The Complete Hal Roach Thelma Todd and Patsy Kelly Comedy Collection
Throughout the 1920s and 1930s, the name Hal Roach was synonymous with rollicking screen comedy. During those decades particularly, he built up a reputation as a comedy baron producing a series of hit short films and features starring single comics (Harold Lloyd, Charley Chase, Harry Langdon), screen duos (the most famous being Laurel and Hardy), and the ubiquitous Our Gang earning two Academy Awards along the way and introducing the world to a host of funny men and women. When his very successful female screen duo of glamorous Thelma Todd and zany ZaSu Pitts broke up after three profitable years due to Ms. Pitts’ salary demands, he replaced her with raucous vaudevillian Patsy Kelly renowned for her dancing and a way with a wisecrack. The team of Todd and Kelly become just as successful as the earlier team and the duo churned out twenty-one two-reel comedies featuring the unlikely duo, the partnership only ending with the tragic death of Thelma Todd in 1935. All twenty-one of these comedy shorts have packed in a three-DVD set titled The Complete Hal Roach/Thelma Todd/Patsy Kelly Comedy Collection.

3 x DVD9 | NTSC 4:3 | 452 minutes | 22.3 Gb + 3% rec
Language: English
Subtitles: none

Filmed during three years of the Great Depression, the majority of these short films find the gal pals struggling to make ends meet in order to pay rent, buy food and clothes, and get along in an often hostile world. Occasionally they have jobs like hairdressers, air hostesses, short order cooks, small-time entertainers looking for a break, struggling reporters, door-to-door saleswomen, or maids, but even in the shorts where their occupations aren’t important (Sing Sister Sing, The Tin Man, Hot Money), the comedy is almost always of the same variety with the headstrong Patsy blundering into situations that make it tough for Thelma and her to emerge unscathed. With Hal Roach’s expertise and the direction of veteran Gus Meius and others, slapstick is the order of the day, sometimes on a grand scale as with a massive traffic pile-up on the Roach studio’s city street backlot location (Beauty and the Bus) or a sandstorm which completely engulfs the farm Patsy has impulsively bought with the girls’ hard-earned nest egg (One-Horse Farmers).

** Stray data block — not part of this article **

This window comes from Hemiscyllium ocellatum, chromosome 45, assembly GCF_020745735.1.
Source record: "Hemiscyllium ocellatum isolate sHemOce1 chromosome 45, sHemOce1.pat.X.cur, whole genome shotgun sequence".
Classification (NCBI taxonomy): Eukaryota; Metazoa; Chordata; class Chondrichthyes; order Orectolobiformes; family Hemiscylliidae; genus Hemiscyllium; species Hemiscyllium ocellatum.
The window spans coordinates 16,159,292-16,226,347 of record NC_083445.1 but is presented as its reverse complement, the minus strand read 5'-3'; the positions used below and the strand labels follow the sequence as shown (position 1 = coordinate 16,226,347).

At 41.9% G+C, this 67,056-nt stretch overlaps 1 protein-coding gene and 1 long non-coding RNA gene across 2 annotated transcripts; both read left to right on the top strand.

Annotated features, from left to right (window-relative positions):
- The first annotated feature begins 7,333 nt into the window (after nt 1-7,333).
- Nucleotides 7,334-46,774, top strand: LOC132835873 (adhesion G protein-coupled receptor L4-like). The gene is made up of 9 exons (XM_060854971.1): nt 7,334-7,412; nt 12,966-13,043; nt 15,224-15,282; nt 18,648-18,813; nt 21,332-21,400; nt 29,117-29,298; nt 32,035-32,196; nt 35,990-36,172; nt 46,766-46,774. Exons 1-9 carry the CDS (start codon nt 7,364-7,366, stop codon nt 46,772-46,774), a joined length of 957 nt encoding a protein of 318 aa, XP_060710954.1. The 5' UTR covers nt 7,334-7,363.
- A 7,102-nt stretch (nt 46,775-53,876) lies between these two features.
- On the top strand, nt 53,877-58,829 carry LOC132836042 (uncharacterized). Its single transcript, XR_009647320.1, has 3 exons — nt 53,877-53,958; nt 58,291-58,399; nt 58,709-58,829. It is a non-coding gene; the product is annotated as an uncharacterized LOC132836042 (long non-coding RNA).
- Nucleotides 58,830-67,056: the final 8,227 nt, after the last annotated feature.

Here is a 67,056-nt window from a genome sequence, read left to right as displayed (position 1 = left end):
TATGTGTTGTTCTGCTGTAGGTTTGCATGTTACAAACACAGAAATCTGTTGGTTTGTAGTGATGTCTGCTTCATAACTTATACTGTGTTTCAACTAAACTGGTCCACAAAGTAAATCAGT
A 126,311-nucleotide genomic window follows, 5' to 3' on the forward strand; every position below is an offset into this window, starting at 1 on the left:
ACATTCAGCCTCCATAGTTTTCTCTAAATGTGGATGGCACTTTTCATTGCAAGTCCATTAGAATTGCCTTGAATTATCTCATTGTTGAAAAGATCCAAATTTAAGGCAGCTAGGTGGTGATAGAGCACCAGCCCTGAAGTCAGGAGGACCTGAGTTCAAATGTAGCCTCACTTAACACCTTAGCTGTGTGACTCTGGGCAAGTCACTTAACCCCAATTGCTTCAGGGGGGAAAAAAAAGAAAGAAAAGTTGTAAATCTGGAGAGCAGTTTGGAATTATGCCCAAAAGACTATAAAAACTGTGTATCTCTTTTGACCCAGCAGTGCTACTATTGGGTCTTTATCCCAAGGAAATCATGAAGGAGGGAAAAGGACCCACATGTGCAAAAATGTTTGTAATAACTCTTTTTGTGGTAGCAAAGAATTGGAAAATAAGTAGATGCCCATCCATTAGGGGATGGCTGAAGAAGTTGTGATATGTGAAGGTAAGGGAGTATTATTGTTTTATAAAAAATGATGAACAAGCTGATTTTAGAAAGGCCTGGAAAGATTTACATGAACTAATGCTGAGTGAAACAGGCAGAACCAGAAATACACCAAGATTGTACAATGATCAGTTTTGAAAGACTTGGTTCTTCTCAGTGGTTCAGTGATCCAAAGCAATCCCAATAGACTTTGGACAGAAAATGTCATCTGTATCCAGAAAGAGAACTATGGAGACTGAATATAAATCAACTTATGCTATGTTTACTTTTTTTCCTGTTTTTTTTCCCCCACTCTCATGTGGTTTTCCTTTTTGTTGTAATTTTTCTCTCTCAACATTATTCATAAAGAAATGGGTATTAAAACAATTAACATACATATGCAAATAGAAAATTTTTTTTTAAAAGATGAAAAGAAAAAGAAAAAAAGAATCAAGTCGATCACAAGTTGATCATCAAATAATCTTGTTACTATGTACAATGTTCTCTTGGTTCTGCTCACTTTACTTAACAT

Hal Roach was also smart to surround his comic duo with featured players who were like a Roach comedy stock company. If you’ve ever seen any of the Our Gang or Laurel and Hardy shorts, you’ll be sure to recognize faces who regularly appeared there and in these Todd/Kelly shorts: the effete Don Barclay, the perpetually intoxicated Arthur Housman, the jittery Johnny Arthur, the cranky Clarence Wilson, the authoritative Dell Henderson along with Our Gang moppet Tommy “Butch” Bond and the grown up Mickey Daniels and Billy Gilbert, Eddie Foy, Jr., Benny Baker, Billy Bletcher, Charlie Hall, and Jack Barty. The shorts also share the very familiar and unmistakable set of themes by composer Leroy Shield that also ran through the Laurel and Hardy and Our Gang shorts as musical accompaniment. And speaking of music, in Slightly Static, you’ll see the unimaginably young Roy Rogers singing lead vocals with the Sons of the Pioneers, the entire short devoted to Thelma and Patsy trying to break into radio and which allowed Patsy her best (but not only) opportunity to show off her considerable tapping skill.


Beauty and the Bus (1933, 17:21) - The girls win a new car and take it out for a spin. With Don Barclay, Eddie Baker, Tiny Sandford, Charlie Hall and Tommy Bond.

Backs to Nature (1933, 19:22) - Hoping for a good rest, the girls go camping in the woods. With Don Barclay, Alice Belcher and Charlie Hall.

Air Fright (1933, 18:36) - Thelma and Patsy are “air hostesses” during a flight to test an experimental parachute. With Don Barclay, Billy Bletcher and Wilfred Lucas.

Babes in the Goods (1934, 19:00) - The girls get locked in a department store window overnight. With Arthur Housman and Jack Barty.